The cruelest thing about “The New Lars” is that it gives us, more than Steven, a glimpse at what being Lars is actually like. His relentlessly sour disposition and desperation to be liked are obvious teen characteristics, but for a brief moment everyone starts treating him kindly, because he’s acted that way in turn—something he doesn’t actually know how to do. The old Lars would never compliment Jenny or be nice to his parents or be honest about his feelings, because he wouldn’t know how to do those things. He does, however, consistently recoil in a way that pleases one person. Lars and Sadie make plans to hang out at the end of the episode, which is just enough movement for an episode about their relationship. Sadie likes the normal Lars, and hopefully at some point, that will be enough.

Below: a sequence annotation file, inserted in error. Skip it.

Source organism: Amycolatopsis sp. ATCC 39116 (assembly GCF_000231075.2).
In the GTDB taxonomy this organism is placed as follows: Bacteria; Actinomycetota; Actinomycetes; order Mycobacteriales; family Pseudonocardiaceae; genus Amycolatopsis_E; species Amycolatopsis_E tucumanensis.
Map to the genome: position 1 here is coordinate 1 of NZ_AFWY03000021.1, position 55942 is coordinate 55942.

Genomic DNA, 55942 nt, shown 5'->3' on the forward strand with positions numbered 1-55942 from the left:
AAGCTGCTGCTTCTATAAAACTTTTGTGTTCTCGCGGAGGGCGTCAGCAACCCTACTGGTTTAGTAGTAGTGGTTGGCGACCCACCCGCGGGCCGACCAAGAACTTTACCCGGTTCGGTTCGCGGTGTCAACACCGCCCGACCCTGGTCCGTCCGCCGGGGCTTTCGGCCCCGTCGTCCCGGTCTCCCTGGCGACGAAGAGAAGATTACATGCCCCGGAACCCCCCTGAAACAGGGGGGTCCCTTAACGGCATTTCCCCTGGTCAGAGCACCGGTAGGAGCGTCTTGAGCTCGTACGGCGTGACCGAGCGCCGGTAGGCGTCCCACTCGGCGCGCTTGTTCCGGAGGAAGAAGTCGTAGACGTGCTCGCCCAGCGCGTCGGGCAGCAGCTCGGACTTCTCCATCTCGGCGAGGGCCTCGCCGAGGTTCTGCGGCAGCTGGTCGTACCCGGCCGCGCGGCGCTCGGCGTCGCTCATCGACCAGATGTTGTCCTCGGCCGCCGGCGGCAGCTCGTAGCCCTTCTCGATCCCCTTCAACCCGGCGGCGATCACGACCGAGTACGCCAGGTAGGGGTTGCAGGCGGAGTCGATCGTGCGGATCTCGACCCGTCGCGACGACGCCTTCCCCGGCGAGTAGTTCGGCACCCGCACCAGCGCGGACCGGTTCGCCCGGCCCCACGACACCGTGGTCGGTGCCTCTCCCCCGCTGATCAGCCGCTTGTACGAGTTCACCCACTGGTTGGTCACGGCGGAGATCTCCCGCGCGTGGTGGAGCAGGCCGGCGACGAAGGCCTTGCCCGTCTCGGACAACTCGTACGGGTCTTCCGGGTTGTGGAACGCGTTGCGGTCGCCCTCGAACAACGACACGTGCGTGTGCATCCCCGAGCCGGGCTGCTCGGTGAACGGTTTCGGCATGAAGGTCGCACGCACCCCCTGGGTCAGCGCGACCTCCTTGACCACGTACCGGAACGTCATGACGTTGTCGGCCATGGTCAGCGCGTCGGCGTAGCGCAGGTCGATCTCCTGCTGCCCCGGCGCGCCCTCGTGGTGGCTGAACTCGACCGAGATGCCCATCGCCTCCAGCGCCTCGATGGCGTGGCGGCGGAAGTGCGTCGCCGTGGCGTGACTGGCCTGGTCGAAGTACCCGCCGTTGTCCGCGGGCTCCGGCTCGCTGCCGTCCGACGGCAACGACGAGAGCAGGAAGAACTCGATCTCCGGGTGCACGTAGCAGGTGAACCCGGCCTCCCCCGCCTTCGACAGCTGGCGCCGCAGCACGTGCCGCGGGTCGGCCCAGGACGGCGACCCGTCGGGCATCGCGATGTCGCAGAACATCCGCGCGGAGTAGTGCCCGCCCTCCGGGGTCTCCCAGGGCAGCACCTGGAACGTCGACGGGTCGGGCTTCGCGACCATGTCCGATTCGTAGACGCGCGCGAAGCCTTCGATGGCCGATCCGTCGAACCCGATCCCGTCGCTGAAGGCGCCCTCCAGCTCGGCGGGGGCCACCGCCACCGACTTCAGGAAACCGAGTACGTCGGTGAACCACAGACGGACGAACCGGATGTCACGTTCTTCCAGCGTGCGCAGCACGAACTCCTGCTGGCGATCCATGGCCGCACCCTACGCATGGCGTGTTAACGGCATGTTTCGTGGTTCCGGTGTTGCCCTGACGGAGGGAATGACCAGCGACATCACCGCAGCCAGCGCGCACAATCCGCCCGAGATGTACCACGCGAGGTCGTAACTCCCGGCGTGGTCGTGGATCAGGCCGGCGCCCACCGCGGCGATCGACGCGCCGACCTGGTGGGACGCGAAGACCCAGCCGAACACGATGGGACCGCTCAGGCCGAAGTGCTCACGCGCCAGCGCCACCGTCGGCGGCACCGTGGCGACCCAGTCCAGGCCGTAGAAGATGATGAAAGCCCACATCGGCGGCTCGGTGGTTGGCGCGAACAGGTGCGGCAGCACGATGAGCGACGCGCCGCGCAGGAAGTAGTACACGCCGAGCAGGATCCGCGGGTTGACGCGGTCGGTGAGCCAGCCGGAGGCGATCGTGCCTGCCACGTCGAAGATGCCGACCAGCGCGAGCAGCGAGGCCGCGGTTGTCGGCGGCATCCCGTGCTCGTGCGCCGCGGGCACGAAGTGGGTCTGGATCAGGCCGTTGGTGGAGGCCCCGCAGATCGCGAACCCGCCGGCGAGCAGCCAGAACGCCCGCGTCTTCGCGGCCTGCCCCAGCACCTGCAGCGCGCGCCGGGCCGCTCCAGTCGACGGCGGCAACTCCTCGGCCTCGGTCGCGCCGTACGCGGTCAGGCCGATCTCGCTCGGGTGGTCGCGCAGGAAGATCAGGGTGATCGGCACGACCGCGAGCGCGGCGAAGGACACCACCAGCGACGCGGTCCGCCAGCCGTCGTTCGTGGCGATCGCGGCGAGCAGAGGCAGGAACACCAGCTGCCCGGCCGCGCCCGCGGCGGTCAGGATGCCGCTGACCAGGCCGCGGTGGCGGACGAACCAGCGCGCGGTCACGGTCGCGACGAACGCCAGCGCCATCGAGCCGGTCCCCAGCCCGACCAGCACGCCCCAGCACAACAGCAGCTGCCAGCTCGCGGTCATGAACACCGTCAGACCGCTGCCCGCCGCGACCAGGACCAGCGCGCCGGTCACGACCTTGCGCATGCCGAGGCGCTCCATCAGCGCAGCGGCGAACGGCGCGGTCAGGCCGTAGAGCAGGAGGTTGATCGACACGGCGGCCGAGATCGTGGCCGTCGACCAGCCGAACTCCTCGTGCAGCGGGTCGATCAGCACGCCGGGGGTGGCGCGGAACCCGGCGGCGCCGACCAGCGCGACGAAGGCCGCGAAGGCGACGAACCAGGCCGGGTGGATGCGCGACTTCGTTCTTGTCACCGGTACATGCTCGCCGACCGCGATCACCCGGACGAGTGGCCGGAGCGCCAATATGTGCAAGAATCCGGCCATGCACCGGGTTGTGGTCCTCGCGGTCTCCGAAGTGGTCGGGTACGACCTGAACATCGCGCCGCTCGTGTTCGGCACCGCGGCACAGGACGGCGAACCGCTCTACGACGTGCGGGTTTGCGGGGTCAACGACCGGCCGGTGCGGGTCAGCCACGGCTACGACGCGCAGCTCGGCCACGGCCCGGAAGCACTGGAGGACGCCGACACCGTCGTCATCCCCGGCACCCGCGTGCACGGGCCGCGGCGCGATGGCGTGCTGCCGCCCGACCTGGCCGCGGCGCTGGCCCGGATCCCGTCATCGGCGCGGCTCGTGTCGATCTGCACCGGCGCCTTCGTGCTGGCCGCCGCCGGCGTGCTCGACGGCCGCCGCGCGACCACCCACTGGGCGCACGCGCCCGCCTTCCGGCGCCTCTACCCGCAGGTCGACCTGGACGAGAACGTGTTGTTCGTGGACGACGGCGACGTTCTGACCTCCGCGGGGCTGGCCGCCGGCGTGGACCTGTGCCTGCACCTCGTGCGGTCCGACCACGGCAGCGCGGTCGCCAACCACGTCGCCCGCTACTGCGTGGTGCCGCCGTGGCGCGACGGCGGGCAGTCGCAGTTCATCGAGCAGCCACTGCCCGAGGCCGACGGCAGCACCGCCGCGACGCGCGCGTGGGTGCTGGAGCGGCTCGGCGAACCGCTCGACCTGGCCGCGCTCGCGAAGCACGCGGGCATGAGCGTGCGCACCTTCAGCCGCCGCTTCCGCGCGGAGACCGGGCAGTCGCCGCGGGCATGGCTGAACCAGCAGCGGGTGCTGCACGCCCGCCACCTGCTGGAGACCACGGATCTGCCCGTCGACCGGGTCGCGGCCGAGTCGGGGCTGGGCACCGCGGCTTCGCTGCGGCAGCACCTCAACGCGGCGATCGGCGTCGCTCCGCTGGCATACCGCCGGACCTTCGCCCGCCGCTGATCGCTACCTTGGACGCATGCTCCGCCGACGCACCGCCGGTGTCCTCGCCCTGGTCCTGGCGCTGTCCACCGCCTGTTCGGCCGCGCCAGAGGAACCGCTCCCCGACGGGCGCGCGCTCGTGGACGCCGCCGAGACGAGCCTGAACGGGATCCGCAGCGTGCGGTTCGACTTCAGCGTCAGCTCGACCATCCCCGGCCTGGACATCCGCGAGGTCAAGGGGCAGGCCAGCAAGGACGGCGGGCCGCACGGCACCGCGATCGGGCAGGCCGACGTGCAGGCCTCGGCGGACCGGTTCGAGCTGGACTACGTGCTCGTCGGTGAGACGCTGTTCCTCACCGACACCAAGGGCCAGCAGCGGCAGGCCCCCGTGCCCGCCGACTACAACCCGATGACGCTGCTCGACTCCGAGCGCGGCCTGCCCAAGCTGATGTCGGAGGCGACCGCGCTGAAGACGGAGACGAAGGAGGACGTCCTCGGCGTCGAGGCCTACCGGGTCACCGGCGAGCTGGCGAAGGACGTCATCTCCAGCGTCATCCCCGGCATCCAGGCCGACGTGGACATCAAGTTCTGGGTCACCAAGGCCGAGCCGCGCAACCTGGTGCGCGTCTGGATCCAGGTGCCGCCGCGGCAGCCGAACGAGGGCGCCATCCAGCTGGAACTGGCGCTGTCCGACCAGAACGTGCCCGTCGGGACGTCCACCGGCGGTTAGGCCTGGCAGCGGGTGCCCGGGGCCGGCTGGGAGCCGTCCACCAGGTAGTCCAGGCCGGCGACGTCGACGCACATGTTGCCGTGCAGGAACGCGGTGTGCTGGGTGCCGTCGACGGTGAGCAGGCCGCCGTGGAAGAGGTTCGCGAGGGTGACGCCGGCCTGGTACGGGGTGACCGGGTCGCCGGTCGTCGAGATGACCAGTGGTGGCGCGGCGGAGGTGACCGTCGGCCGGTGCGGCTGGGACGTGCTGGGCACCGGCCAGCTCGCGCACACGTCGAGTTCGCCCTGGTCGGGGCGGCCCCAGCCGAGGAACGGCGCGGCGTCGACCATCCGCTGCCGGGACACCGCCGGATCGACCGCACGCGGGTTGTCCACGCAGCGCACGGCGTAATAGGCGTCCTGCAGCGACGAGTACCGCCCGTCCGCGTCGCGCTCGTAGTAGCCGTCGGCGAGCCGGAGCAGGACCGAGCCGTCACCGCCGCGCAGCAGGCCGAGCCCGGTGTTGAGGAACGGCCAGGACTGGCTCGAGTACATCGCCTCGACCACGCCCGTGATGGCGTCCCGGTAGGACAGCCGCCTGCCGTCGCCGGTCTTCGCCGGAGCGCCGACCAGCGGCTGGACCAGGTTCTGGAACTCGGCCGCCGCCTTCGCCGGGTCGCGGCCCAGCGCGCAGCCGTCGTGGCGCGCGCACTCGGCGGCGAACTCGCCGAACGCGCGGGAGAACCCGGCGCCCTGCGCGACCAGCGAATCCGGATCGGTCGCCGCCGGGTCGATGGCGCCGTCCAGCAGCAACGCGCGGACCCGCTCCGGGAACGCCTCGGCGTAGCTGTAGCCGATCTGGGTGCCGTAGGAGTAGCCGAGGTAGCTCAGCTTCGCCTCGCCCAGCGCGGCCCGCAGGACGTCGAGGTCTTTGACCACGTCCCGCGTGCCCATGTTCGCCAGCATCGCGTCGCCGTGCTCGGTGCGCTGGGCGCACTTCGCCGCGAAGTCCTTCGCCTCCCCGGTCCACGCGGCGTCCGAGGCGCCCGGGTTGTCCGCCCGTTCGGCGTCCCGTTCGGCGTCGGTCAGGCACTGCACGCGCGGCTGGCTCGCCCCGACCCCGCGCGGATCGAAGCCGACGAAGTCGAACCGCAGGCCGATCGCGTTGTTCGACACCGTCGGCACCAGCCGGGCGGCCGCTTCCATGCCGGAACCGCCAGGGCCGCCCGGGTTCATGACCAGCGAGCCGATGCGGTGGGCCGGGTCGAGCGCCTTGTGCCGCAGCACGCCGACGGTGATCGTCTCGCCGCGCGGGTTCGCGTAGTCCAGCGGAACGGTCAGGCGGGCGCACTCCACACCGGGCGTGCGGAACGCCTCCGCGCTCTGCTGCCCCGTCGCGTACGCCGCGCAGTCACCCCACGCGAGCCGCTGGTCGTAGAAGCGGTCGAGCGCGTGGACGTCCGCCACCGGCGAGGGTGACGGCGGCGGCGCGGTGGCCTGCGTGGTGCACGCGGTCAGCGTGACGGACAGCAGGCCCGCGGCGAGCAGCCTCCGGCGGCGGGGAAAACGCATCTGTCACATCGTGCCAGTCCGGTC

- There are gulls in the vents at The Big Donut, which maybe explains the lawsuits.
- Lars’ real name is Laramie.
- Steven being a child, for good and ill: “Why can’t you just admit you love her?”
- Buck describes Steven-Lars as “a good guy who likes making people feel good.” I love Buck. Someone tell Lamar.
- Dante, when he thinks his son has become a criminal: “You know we’ve been ready for this day.” Matthew Moy does really great work this episode, as both Dante and Lars and Steven-Lars, who has just enough of a higher pitch and sense of confusion in his voice to indicate Steven’s presence without veering into a parody of Zach Callison’s delivery.
“Okay, maybe you are Steven. Lars would never apologize to me.”
- I get the joke… but I really wanted to see that dance competition.
- So: koala, or sloth?